10 Secularized Resurrection Stories - MemeVibe

10 Secularized Resurrection Stories

Religion has always addressed the question of life after death. Thus, old mythology is full of protagonists that undergo resurrection such as Orpheus´ Euridike. And probably the most famous figure that finds his way back to life is to be found in the Bible.

However, one does not need the help of God to come back to life after death. Even more modern and secular literature and movies still address the topic of resurrection, not being able to free themselves from this old fascination. Here are some secularized ways in which creative authors have made resurrection work.

10. The Matrix

10 Secularized Resurrection Stories
“The Matrix”, written and directed in 1999 by the Wachowskis, is often characterized as a deeply philosophical film, praised for its richness of references that range from Platonic to postmodern theories. However, it is not only philosophy but also the motif of Christ that plays a significant role in the movie.

When Neo, the movie´s cyber-hacker-hero, gets shot right into his heart several times by the system´s agents, no viewer can possibly doubt that he is dead. Simultaneously, while this is happening in the Matrix, his passive body in the real world is shown in agony. Then, his heart stops beating. Neo stops breathing. “He is gone”, one of the agents confirms.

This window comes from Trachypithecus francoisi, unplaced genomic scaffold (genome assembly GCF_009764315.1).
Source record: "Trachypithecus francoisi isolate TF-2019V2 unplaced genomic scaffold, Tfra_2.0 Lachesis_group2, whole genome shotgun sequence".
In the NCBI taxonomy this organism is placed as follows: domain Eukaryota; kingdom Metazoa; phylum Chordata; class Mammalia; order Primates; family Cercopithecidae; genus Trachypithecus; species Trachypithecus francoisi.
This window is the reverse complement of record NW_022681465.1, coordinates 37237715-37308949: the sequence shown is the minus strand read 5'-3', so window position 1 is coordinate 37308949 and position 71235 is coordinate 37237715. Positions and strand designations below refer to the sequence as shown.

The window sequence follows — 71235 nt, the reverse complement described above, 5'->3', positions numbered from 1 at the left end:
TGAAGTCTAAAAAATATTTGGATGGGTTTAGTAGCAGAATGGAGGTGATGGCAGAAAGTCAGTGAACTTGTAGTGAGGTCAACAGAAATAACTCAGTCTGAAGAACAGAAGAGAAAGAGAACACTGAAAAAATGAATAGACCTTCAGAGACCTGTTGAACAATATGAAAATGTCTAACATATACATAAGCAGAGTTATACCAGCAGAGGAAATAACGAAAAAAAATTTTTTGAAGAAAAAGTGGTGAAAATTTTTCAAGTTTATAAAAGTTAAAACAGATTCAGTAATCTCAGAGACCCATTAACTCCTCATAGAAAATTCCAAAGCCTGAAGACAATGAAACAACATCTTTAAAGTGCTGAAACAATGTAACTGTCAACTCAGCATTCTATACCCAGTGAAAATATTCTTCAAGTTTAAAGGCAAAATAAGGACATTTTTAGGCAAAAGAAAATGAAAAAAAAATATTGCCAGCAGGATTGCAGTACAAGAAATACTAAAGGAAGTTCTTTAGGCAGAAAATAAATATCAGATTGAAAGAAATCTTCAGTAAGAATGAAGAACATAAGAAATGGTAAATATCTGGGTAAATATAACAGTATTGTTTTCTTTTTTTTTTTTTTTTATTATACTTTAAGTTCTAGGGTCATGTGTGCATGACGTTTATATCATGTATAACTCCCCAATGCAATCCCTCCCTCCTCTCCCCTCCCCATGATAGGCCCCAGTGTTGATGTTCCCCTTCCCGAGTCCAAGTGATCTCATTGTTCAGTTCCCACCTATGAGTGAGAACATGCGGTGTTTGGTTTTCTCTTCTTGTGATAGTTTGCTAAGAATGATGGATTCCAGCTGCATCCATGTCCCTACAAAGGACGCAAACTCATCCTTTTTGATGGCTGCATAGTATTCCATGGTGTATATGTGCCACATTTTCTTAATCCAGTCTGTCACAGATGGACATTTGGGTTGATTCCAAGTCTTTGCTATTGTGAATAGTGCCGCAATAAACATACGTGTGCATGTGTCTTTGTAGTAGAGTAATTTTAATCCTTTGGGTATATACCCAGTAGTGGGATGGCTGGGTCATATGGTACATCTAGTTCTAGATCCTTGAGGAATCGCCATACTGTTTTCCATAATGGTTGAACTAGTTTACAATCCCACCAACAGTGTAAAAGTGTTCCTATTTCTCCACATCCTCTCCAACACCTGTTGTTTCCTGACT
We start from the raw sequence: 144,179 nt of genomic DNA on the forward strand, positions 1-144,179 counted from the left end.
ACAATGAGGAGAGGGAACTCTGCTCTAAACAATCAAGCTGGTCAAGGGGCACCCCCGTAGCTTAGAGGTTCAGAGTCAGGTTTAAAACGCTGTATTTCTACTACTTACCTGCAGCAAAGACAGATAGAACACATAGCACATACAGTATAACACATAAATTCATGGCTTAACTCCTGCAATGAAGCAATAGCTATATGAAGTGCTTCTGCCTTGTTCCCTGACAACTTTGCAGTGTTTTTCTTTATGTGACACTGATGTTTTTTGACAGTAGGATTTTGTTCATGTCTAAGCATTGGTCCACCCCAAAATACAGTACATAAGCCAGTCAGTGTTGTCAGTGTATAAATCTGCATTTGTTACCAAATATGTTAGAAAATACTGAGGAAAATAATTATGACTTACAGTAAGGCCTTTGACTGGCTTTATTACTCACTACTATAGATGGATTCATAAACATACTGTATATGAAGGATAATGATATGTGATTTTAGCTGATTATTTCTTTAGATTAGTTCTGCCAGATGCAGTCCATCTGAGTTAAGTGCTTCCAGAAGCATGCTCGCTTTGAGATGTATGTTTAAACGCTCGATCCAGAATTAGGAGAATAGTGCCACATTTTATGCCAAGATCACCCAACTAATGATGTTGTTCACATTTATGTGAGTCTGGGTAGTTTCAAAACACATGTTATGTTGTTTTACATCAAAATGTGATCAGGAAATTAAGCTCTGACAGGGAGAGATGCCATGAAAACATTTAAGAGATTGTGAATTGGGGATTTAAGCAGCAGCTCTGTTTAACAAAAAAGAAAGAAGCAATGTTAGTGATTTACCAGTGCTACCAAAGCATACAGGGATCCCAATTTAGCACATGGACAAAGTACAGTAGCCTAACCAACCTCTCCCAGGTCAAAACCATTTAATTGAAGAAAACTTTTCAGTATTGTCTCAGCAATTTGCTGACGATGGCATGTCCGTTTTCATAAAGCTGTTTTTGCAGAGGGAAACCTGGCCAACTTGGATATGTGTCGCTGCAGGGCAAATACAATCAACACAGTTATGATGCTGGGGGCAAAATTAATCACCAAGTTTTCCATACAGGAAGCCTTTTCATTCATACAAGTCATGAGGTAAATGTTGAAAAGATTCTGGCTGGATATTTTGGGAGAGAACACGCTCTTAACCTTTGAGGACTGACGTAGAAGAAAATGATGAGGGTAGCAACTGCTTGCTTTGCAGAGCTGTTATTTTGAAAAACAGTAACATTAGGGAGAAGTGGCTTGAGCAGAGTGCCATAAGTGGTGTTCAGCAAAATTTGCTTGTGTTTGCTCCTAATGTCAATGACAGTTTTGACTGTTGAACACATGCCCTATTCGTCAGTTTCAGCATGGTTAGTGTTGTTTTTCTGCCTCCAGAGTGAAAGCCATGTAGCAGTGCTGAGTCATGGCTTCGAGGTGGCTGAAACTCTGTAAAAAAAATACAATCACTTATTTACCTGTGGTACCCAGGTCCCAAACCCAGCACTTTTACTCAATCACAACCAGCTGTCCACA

Trinity, nonetheless, a rebel against the simulation-system just as Neo, does not trust in the eternity of his death. She leans over Neo´s body and presents him the reason for her doubt. Neo cannot be dead because, first, the Oracle told her that she would fall in love with “The One” and that, second, she loves Neo. These two are enough to revive Neo: Logic and Love. Here, resurrection and the gain of even more supernatural powers go hand in hand.

9. Romeo and Juliet

10 Secularized Resurrection Stories
“Romeo and Juliet” by William Shakespeare contains the probably most tragic resurrection-scene – because its coming back to life does not end well. It does end, in fact, in death.

Juliet takes a sleeping-drink which lets her appear dead for 24 hours, in order to escape the planned marriage with Paris. That is because Juliet is in love with Romeo who later finds her in her grave and, out of despair in face of her sudden death, kills himself with poison.

In that moment, Juliet, who by almost everyone was assumed to be dead, awakens. However, seeing her beloved Romeo poisoned, she kisses him and now takes her just regained life – this time, without chance of resurrection.

Though Juliet´s resurrection has been called a “pseudo-resurrection” because she was never actually dead, Shakespeare´s figure cannot be missed on this list for both the play´s big impact on other resurrection scenes and for Shakespeare´s clever way of making resurrection rationally explicable to secularized readers.

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